Know the signs - adults can get meningitis too, says Wearside survivor

Meningitis survivor Vivienne Bell with husband Richard.
Meningitis survivor Vivienne Bell with husband Richard.
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A meningitis survivor from Wearside is backing a campaign to remind the public that not just children can contract the killer illness.

Vivienne Bell, from Washington, is joining forces with international charity Meningitis Research Foundation (MRF) this summer to warn the public that “Adults get meningitis too”.

Meningitis is inflammation of the lining around the brain and spinal cord – the meninges, while septicaemia is blood poisoning caused by the same bugs and can be more life-threatening.

Septicaemia can occur with or without meningitis.

MRF estimates that there are around 3,200 cases of meningitis and septicaemia every year in the UK. 

They are easily mistaken for milder illnesses, but can kill within hours or cause lifelong disabilities. As many as one in 10 of those affected will die and a third of survivors will be left with after-effects, some as serious as brain damage, amputations, blindness and hearing loss.

Many people believe meningitis can only be contracted during the winter months and affects mainly babies and students, but they can strike anyone, of any age, at any time.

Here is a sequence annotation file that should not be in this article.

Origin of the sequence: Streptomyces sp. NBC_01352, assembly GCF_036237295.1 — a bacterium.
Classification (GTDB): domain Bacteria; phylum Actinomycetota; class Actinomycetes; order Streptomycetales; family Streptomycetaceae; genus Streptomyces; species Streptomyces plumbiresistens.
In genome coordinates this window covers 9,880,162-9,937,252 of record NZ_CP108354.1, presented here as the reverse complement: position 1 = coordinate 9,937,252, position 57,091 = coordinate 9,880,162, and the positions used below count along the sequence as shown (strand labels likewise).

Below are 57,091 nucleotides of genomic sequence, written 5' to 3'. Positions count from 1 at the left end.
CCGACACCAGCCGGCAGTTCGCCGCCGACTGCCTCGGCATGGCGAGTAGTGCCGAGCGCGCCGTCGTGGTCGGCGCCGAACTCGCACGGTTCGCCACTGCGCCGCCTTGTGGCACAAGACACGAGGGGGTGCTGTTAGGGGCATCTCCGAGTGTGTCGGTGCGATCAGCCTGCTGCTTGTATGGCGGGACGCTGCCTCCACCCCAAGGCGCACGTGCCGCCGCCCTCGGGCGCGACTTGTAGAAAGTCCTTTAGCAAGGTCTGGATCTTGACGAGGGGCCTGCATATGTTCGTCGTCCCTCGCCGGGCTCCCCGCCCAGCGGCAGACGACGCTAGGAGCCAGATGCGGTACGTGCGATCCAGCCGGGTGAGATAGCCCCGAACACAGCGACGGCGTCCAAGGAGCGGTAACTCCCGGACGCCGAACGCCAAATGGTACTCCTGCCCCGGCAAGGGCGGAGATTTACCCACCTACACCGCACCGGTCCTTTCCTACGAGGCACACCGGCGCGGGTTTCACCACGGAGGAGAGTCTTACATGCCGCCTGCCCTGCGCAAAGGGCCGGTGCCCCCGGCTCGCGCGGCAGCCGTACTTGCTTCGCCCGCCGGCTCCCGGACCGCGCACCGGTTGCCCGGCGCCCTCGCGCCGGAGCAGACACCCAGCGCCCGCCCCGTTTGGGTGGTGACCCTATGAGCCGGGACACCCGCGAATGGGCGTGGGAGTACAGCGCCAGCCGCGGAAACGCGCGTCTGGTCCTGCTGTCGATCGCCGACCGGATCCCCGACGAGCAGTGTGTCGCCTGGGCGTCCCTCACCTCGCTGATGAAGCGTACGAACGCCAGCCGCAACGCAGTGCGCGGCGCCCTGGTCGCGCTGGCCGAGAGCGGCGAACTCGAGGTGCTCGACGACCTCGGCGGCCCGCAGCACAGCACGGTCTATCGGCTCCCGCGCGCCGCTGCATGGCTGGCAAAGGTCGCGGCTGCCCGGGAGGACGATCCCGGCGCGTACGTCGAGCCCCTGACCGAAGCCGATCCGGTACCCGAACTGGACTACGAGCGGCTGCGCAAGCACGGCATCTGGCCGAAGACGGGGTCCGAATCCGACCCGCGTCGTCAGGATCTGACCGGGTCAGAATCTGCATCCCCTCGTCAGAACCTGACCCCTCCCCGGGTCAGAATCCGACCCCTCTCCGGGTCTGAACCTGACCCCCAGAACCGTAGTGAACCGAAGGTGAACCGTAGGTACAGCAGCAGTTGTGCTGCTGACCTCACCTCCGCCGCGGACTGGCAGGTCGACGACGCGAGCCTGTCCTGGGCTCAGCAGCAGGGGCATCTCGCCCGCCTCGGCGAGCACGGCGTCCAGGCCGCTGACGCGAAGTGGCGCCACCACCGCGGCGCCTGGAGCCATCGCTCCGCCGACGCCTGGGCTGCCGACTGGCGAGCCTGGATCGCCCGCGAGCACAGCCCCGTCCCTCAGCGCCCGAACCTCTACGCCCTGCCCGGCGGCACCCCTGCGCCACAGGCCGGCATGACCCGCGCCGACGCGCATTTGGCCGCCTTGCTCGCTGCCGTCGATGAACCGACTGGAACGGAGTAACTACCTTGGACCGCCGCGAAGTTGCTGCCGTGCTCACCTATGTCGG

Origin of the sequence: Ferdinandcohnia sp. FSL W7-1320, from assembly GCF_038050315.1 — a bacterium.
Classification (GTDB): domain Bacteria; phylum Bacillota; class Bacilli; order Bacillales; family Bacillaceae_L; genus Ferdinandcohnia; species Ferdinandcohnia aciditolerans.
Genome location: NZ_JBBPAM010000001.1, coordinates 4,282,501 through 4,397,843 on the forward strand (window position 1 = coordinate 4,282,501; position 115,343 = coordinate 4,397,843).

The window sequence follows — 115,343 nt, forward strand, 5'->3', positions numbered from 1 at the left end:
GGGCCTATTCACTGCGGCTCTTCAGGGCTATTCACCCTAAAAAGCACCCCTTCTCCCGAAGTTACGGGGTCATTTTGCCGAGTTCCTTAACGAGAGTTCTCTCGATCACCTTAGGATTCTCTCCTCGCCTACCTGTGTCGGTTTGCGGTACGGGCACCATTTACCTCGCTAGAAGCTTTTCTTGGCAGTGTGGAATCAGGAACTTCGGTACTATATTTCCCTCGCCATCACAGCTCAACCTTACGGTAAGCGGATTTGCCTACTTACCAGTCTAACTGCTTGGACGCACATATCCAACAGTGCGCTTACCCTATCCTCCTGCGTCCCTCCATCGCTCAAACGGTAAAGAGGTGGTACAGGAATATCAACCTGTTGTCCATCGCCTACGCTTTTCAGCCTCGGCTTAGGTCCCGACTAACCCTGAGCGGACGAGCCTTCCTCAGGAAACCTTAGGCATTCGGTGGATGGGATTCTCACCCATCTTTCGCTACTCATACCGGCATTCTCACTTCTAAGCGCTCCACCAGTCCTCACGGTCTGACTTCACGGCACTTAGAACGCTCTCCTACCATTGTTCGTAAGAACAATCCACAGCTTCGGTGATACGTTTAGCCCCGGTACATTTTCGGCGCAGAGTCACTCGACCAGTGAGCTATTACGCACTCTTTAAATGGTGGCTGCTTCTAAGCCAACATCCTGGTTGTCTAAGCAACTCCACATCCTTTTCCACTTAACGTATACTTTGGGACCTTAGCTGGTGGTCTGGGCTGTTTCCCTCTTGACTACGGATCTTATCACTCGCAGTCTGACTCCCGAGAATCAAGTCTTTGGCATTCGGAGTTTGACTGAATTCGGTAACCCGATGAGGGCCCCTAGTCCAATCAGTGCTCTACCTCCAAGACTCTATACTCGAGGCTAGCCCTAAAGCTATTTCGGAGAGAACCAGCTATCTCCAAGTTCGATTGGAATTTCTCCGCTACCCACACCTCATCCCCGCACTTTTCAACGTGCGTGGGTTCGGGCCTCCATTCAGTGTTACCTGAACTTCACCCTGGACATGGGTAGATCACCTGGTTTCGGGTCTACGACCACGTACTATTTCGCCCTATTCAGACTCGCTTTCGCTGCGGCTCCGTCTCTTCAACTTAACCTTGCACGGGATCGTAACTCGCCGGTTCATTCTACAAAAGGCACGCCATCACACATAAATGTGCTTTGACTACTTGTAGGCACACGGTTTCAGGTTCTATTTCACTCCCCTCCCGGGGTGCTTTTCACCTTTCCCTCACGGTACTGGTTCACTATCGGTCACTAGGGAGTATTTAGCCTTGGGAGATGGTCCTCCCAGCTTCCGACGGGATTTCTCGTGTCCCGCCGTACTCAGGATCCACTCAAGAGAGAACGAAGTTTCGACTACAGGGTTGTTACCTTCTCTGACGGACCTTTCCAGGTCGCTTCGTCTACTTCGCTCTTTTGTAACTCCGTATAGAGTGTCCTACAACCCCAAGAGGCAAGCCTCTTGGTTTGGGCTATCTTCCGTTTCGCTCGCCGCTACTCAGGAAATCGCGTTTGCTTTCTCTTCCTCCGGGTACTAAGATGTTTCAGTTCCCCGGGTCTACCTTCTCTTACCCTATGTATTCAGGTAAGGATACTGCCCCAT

Former hairdresser and mum-of-three Viv was first struck down by the disease in 1983. After spending seven weeks in hospital, she successfully beat it – only for it to return in 2008.

“I am supporting MRF’s campaign because I contracted meningococcal septicaemia in May 2008 when I was 56 years old,” said Viv.

“The doctor said I was 97 per cent dead when I was taken to hospital, I was in a coma for 12 weeks and Intensive Care for 13 weeks and as a result I lost both legs from the knee down as well as my fingers and the use of one hand.”

Christopher Head, MRF chief executive, said: “As Viv is well aware, meningitis and septicaemia are diseases that can leave a baby, child or adult fighting for their life within hours of the first symptoms.

“Both meningitis and septicaemia can be hard to recognise, as the early symptoms are similar to those of many other milder illnesses.

“More specific symptoms can appear in any order. 

“Don’t be complacent if a loved one is sick – knowing the symptoms and acting fast can save a life.

“If anyone has any concerns we urge you to trust your instincts and seek urgent medical advice.”

For information on meningitis and septicaemia, call the free helpline on 080 8800 3344, visit www.meningitis.org or download the free app from iTunes ‘Meningitis – Know the Symptoms’.